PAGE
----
Thursday, January 19, 2017

Supreme Swordsman, The (1984)

Director: Keith Li
Notable Cast: Derek Yee, Jason Pai Piao, Ku Feng, Yuen Wah, Wong Yung, Margaret Lee, Lee Hoi-Sang, Ling Yun, Kwan Fung, Jamie Luk Kim-Ming, Austin Wai Tin-Chi, Huang Pei-Chih, Lung Tien-Hsiang, Cheng Miu, Wong Lik, Eva Lai Yin-Shan, Shum Lo, Wong Chi-Ming, Kong Chuen, Yuen Bun

I’m always down for some Shaw Brothers wuxia films. Even as the 80s rolled on and their wuxia films became crazier and stranger, most of them retained entertainment value with their fantasy aspects and polarizing tonal shifts. With the Derek Yee starring flick The Supreme Swordsman though, there is both classic wuxia set ups and the crazy off kilter wuxia that the studio became increasingly infatuated with as the years rolled on. While the film tends to receive a decent amount of praise from fans, it’s ultimately a mixed effort that sets up and ends on some phenomenal ideas and characters, but uses some questionable tactics to get there.

Qin Wu-Xin (Jason Pai Piao) will not be stopped. He has used his Black Magic Clan kung fu and unstoppable swordsmanship to cut down some of the greatest swordsmen to take their swords for his collection. He’s almost reached 100 swords, but to defeat his last rival – The Supreme Swordsman – he must find a sword that is worthy of the battle. This leads him to Xie Yan Bei (Derek Yee) and his father (Ku Feng) who will have to figure out just what Qin Wu-Xin is up to and stop him if he doesn’t stop his quest for power.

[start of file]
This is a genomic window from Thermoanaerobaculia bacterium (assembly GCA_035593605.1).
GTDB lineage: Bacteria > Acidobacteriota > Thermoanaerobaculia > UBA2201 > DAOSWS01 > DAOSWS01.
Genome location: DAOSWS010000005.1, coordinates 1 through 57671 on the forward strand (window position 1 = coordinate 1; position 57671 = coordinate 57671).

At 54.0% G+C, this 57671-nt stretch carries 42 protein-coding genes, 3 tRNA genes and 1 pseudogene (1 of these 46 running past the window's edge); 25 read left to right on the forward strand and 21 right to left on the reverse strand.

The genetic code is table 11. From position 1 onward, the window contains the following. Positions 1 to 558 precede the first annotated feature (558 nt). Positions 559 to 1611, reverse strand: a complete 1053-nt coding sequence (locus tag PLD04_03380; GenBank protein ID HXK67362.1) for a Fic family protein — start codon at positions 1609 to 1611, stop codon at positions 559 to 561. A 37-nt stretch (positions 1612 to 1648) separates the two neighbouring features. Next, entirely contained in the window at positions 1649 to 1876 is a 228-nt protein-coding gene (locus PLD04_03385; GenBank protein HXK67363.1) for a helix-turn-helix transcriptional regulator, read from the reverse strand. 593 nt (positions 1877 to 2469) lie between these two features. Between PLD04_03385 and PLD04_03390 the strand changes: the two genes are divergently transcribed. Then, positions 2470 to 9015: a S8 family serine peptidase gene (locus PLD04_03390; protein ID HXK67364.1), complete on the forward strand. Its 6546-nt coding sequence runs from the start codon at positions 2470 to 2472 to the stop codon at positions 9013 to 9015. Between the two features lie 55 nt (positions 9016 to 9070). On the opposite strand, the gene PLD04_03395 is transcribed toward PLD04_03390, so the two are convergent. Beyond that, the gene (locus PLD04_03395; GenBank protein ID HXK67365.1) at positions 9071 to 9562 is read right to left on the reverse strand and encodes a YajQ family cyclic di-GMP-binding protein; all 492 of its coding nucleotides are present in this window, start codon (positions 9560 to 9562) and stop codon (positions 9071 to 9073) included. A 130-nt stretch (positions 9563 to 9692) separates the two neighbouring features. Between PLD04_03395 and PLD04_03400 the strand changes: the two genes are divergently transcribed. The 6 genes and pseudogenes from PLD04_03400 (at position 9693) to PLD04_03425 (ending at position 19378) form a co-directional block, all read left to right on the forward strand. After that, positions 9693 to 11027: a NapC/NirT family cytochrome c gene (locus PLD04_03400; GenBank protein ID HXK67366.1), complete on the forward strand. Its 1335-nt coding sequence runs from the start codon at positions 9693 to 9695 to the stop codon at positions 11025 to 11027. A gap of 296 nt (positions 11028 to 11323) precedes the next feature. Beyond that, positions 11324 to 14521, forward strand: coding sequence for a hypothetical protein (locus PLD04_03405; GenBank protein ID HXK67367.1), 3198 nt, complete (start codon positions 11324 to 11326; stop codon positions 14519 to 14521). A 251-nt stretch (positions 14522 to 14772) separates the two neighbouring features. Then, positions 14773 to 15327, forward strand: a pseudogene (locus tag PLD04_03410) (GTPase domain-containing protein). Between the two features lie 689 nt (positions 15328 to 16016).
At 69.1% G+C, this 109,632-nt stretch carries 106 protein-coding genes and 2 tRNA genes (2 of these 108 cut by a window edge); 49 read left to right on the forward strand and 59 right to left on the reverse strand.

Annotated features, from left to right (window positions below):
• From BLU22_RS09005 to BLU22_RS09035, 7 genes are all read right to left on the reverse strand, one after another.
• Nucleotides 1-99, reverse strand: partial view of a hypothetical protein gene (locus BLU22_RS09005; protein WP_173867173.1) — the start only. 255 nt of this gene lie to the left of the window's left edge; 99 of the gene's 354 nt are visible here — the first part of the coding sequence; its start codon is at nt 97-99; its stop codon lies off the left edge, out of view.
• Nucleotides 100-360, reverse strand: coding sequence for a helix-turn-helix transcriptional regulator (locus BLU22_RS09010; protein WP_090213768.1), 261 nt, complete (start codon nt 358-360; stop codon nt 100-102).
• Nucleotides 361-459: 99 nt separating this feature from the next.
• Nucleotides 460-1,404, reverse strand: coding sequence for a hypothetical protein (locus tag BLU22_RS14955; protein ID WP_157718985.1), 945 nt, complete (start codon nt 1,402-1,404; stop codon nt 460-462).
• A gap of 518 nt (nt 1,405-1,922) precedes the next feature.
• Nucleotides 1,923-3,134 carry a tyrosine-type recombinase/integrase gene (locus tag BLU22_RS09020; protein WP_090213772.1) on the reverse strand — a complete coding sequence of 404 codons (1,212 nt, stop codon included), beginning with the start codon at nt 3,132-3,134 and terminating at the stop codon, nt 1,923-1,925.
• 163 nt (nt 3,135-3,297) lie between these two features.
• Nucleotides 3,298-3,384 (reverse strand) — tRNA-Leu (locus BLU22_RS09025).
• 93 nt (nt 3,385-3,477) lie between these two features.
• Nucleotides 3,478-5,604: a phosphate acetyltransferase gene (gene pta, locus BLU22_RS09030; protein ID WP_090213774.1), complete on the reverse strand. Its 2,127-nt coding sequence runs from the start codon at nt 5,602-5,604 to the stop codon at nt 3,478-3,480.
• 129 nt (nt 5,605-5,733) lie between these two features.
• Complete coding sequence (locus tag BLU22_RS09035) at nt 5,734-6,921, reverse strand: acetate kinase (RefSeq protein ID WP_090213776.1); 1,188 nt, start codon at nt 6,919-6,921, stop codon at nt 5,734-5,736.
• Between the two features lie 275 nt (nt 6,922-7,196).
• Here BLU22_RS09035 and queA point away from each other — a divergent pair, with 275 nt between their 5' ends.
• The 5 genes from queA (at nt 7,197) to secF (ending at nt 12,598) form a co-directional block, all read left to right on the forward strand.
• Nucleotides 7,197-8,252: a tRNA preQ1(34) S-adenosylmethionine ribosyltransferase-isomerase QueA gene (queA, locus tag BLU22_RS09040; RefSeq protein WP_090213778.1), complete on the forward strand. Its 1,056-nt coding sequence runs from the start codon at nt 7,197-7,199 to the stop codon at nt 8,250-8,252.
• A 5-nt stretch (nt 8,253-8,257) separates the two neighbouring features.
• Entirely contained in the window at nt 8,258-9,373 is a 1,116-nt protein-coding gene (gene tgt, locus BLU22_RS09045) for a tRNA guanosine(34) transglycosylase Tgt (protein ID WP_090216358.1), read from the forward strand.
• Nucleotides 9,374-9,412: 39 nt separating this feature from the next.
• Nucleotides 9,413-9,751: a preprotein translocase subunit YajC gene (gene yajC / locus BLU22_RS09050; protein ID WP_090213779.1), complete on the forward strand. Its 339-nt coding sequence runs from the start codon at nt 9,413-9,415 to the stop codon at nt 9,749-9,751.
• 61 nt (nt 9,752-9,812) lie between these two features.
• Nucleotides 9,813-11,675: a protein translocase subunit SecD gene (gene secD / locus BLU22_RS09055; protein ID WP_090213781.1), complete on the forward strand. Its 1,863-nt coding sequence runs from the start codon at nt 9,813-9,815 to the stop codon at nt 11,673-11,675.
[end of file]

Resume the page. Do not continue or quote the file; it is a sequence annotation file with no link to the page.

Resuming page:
"Look how bright my sword gleams!"
The set up for The Supreme Swordsman is awesome. It harkens back to the earlier 70s style wuxia films from the Shaw Brothers as it spends a generous portion of time establishing the film’s villain, played with screen stealing gusto by Jason Pai Piao, and getting into its foundational plot of the martial world and all the challenges that come with being one of the best. This establishing of characters and plot bleeds out into the true protagonist of the film Xie Yan Bei who connects with the audience fairly quickly and even extends to a ton of the great secondary characters that beef up the dramatic tension and thematic pieces of the story. As the film plays on, the building momentum between the power-hungry villain and Derek Yee’s wide eyed youthful hero stands to be one of the better set ups in a Shaw Brothers wuxia film. It’s well executed, outside of the strangely sped up sword fight sequences – which is more of an gripe than a true issue, and The Supreme Swordsman was on a path to be one of the best.

About half way through the movie though, something strange happens. Instead of running with what was working for the film, it decides to take this wild tangent that changes the tone and style of the film. At this point, the film hits the required “hero must retrain to defeat the superior villain” part of its story, but for this section it adds in a slew of new characters and abandons its more grounded and serious tone for a group of teachers that are slapstick comedy and adds in a ton more fantasy elements (and a weird section that’s even comparable to a horror movie tone). Fortunately, it only lasts about 20 minutes before moving back to the original tone of the film for the finale – a fantastic finale and a wonderful fight sequence at the end. So just grit your teeth and take it as it is, try to have fun, and things still turn out all right.

"...but mine is brighter!"
The problem remains though that this 20 minute shift in tone does undermine what could have been one of Shaw Brother’s best wuxia films. The Supreme Swordsman is still impressive outside of that though, powered up by its phenomenal cast and intent to build a brilliant villain and hero dynamic, so it still comes highly recommended as a martial arts film. For those fans out that that don’t mind the comedic shift in the beginning of the third act, then it comes highly, highly recommended.

Written By Matt Reifschneider

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